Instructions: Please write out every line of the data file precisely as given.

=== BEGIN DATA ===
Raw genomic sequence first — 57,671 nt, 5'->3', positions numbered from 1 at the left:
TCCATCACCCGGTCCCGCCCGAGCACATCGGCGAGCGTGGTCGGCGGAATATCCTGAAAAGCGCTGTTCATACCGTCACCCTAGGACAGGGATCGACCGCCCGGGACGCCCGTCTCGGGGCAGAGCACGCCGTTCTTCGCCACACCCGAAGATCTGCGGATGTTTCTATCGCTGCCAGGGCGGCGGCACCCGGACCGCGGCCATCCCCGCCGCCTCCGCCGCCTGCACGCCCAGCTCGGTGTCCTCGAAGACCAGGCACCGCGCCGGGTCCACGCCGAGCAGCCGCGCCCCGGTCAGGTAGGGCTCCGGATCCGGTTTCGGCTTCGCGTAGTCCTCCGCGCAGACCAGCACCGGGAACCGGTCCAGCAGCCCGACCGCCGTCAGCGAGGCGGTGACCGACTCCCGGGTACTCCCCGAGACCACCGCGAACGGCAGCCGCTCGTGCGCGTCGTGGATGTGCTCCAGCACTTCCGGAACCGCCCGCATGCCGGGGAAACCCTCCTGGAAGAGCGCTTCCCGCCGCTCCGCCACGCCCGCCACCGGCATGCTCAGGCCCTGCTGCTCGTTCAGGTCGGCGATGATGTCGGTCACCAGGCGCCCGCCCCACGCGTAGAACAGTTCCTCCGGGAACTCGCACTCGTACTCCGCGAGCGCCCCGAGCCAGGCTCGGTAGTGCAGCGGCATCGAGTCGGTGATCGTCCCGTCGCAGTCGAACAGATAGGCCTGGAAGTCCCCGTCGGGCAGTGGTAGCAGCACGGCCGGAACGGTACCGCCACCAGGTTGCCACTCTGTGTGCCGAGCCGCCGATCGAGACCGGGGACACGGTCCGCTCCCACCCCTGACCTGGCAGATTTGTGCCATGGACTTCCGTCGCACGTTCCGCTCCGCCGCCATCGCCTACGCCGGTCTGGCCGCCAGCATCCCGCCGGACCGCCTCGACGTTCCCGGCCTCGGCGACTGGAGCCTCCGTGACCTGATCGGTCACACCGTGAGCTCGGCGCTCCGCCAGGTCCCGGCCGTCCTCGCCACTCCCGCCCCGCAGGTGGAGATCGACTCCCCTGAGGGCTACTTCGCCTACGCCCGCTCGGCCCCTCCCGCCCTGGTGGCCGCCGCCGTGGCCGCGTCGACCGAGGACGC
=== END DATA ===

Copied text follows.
Raw genomic sequence first — 57,671 nt, 5'->3', positions numbered from 1 at the left:
TCCATCACCCGGTCCCGCCCGAGCACATCGGCGAGCGTGGTCGGCGGAATATCCTGAAAAGCGCTGTTCATACCGTCACCCTAGGACAGGGATCGACCGCCCGGGACGCCCGTCTCGGGGCAGAGCACGCCGTTCTTCGCCACACCCGAAGATCTGCGGATGTTTCTATCGCTGCCAGGGCGGCGGCACCCGGACCGCGGCCATCCCCGCCGCCTCCGCCGCCTGCACGCCCAGCTCGGTGTCCTCGAAGACCAGGCACCGCGCCGGGTCCACGCCGAGCAGCCGCGCCCCGGTCAGGTAGGGCTCCGGATCCGGTTTCGGCTTCGCGTAGTCCTCCGCGCAGACCAGCACCGGGAACCGGTCCAGCAGCCCGACCGCCGTCAGCGAGGCGGTGACCGACTCCCGGGTACTCCCCGAGACCACCGCGAACGGCAGCCGCTCGTGCGCGTCGTGGATGTGCTCCAGCACTTCCGGAACCGCCCGCATGCCGGGGAAACCCTCCTGGAAGAGCGCTTCCCGCCGCTCCGCCACGCCCGCCACCGGCATGCTCAGGCCCTGCTGCTCGTTCAGGTCGGCGATGATGTCGGTCACCAGGCGCCCGCCCCACGCGTAGAACAGTTCCTCCGGGAACTCGCACTCGTACTCCGCGAGCGCCCCGAGCCAGGCTCGGTAGTGCAGCGGCATCGAGTCGGTGATCGTCCCGTCGCAGTCGAACAGATAGGCCTGGAAGTCCCCGTCGGGCAGTGGTAGCAGCACGGCCGGAACGGTACCGCCACCAGGTTGCCACTCTGTGTGCCGAGCCGCCGATCGAGACCGGGGACACGGTCCGCTCCCACCCCTGACCTGGCAGATTTGTGCCATGGACTTCCGTCGCACGTTCCGCTCCGCCGCCATCGCCTACGCCGGTCTGGCCGCCAGCATCCCGCCGGACCGCCTCGACGTTCCCGGCCTCGGCGACTGGAGCCTCCGTGACCTGATCGGTCACACCGTGAGCTCGGCGCTCCGCCAGGTCCCGGCCGTCCTCGCCACTCCCGCCCCGCAGGTGGAGATCGACTCCCCTGAGGGCTACTTCGCCTACGCCCGCTCGGCCCCTCCCGCCCTGGTGGCCGCCGCCGTGGCCGCGTCGACCGAGGACGC